That being said, with all of the options out in the industry, choosing a system for your needs can be beyond confusing, especially with having to work around budgets and time constraints. So to help you with that, we’ve compiled a list of people on set who would benefit most from having a personal monitor, as well as the type of monitoring best suited for them.

1. Director - 703 Bolt / Bolt 500, 1000, 3000

The Director needs everything to be perfect, and what better way than having a personal wireless monitor? Handheld wireless systems are key to ensuring that the Director doesn’t have to fight for space in overcrowded video villages, as well as doing time-consuming back n’ forth walk just to see the shot.

The 703 Bolt is ideal for Directors, who benefit greatly from seeing an instant, visually lossless video feed. Its small and lightweight form factor makes it easy to move around on set without having to carry a hefty monitoring rig around, and are perfect for Directors who like to stay in close proximity to the talent. It can also detect all Bolt 500, 1000 and 3000 signals from up to 300 ft. away, making it easy to marry with existing Bolt workflows that have another wireless feed going to the video village.

The 703 Bolt also features a 3000 nit display, making it the brightest monitor in the market. Filming in direct sunlight? No problem. Even on a bright, sunny day, the 703 Bolt can display every detail of the shot so users won’t miss anything during filming.

2. 1st AC - 703 Bolt

The camera guy’s best friend on set, 1st ACs are the ones who need reliable, instant wireless monitoring the most on productions, especially when pulling focus wirelessly or checking for camera anomalies. While seasoned 1st ACs are experts at measuring distance with the naked eye, having a personal monitor to do their job better can’t be understated.

On any project where the camera needs to be fully mobile, a zero-delay wireless monitor goes hand-in-hand with other 1st AC tools like Teradek RT’s wireless follow focus. This allows him to manage lens control while being able to look both into the scene and at the monitor simultaneously.

The best solution for the 1st AC is also a 703 Bolt. Hovering around the camera means needing a lot of space as well as an instant live feed of the shot. By mounting the 703 Bolt together with a remote focus controller, 1st ACs won’t need to be tethered to the camera, and won’t need rig several pieces of monitoring tools together.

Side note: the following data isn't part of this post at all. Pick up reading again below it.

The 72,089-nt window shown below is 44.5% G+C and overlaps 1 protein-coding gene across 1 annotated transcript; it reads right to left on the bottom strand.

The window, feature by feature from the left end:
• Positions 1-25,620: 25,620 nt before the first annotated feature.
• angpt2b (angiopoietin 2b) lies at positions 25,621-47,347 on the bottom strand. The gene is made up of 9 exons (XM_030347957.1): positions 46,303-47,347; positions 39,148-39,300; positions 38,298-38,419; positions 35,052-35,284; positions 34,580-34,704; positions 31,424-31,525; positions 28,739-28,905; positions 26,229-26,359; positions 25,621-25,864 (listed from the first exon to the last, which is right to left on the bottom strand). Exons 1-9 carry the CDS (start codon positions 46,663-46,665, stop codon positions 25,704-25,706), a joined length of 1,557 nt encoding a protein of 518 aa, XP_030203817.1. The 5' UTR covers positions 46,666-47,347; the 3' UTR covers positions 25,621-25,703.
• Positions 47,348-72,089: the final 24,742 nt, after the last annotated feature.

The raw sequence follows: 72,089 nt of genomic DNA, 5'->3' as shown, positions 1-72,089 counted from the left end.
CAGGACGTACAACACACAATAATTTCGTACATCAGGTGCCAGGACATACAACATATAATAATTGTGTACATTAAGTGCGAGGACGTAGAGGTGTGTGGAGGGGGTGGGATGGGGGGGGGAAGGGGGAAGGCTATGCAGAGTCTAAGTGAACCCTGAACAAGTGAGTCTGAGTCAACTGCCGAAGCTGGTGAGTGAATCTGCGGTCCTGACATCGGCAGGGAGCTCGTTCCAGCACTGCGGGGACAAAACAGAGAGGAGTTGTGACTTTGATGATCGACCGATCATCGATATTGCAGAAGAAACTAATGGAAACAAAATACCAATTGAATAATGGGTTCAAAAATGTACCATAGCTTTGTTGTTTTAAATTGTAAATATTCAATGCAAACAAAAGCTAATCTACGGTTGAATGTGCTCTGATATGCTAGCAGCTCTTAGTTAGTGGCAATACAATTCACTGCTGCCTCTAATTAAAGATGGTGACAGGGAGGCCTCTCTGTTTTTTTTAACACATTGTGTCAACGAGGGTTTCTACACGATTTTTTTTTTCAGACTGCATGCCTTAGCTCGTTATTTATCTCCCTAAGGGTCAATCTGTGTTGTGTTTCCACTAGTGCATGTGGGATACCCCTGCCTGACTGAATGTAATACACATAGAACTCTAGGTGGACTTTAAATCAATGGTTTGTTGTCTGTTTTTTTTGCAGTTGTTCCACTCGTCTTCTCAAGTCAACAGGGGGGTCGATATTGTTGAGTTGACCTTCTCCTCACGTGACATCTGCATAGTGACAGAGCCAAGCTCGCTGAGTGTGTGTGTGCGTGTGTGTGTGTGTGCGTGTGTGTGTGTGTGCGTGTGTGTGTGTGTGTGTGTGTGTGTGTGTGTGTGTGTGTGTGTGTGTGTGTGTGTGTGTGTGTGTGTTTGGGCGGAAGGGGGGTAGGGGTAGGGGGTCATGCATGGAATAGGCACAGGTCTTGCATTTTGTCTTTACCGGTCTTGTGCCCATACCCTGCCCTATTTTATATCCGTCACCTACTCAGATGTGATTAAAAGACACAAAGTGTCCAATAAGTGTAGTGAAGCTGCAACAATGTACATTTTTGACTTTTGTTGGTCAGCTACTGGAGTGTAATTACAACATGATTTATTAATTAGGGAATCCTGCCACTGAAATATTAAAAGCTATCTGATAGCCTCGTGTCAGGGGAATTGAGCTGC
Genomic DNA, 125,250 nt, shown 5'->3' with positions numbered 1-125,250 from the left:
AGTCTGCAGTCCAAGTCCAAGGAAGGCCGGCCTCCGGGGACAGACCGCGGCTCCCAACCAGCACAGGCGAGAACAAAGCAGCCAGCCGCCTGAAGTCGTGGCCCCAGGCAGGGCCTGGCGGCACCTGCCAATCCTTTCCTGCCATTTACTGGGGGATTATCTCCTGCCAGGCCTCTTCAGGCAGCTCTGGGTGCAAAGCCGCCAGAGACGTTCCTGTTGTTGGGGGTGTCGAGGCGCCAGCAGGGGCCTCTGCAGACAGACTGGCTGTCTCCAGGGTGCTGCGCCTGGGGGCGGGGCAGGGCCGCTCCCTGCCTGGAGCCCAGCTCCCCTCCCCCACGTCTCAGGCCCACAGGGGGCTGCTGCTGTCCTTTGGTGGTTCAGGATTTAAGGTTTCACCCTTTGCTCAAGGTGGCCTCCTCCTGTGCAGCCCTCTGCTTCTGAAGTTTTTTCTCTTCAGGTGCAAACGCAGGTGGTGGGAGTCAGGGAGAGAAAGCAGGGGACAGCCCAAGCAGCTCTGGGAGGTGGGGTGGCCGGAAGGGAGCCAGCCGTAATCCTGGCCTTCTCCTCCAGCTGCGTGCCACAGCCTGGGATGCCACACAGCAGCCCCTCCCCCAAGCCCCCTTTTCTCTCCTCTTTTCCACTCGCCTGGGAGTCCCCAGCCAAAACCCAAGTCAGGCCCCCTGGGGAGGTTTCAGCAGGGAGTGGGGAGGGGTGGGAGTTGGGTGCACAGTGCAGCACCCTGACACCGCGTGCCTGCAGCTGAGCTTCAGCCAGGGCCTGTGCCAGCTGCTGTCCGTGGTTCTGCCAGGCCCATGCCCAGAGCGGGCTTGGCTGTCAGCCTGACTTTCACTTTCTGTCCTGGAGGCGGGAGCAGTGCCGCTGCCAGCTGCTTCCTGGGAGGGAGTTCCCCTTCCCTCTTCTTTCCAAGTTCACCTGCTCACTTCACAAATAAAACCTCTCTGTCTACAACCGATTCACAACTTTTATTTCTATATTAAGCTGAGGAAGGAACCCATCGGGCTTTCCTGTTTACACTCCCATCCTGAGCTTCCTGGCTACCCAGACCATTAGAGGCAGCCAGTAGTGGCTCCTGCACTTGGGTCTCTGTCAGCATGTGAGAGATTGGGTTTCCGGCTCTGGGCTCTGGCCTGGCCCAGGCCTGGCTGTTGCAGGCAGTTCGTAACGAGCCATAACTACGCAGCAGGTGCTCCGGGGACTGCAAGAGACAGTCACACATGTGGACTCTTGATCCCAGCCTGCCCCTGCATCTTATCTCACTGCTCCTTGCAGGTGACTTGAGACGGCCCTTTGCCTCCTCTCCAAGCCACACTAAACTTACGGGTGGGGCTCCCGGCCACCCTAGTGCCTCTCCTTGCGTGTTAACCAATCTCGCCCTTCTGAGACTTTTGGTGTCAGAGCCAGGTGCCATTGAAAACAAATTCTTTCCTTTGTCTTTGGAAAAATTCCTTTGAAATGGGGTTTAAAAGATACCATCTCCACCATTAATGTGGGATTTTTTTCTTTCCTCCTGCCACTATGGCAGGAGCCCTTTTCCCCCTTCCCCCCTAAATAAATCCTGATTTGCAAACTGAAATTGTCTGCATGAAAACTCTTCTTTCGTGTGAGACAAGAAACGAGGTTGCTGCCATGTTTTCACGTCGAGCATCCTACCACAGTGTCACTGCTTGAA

In addition to the 3000 nit display, the 703 Bolt operates under SmallHD’s Pagebuilder OS, which features a suite of cinematic tools for 1st ACs like focus assist, focus peaking, image framing and much more.

3. Gaffer - Serv Pro / iOS

Everybody who has worked on a set knows that the most important resource is time. Time needs to be used efficiently, especially with 1st ADs and executives breathing down your neck .

If there’s one guy who could really save their team some time, it’s the gaffer. When gaffers are fixing lights around the set, collaborating with the DP via shouting and blind adjusting can be a pretty time-consuming process, not to mention disruptive to the rest of the crew. Instead, they would really benefit from having a personal, portable monitoring solution. Serv Pro will be excellent for them.

Why Serv Pro? 2 reasons: mobility and cost. The Serv Pro allows up to 10 people on set to monitor the shot, but instead of needing heavy & expensive field monitors, it goes straight to an iPhone or iPad. Additionally, each iOS unit can monitor up to 4 Serv Pro feeds at the same time, which is great for gaffers to check if any of their lights are creeping into frame.

At just 2 frames of latency, this near-zero wireless feed is perfect for members who don’t need a critically live feed, but could still really benefit from seeing the shot for referencing.

With an iOS monitor, gaffers could make adjustments without needing excessive help from camera ops or the DP, and allows the team to move faster between takes while keeping monitoring costs low compared to traditional monitoring setups.

4. Script Supervisor - Serv Pro / iOS

Just like gaffers, script supervisors also don’t require a zero-delay view of the shot, but still benefit tremendously from having a personal monitor. Script supervisors are typically one of the last priorities when it comes to proper monitoring, considering that they have the important task of maintaining creative continuity. Fighting for space in the video village is essentially fighting an uphill battle.

With iOS monitoring though, the days of fighting for space is over. Serv Pro lets Script Supervisors monitor, take notes, and most importantly, take frame grabs through native integration with the ScriptE app. This lets them move around freely within up to 1000 ft. of range while still being able to get their job done.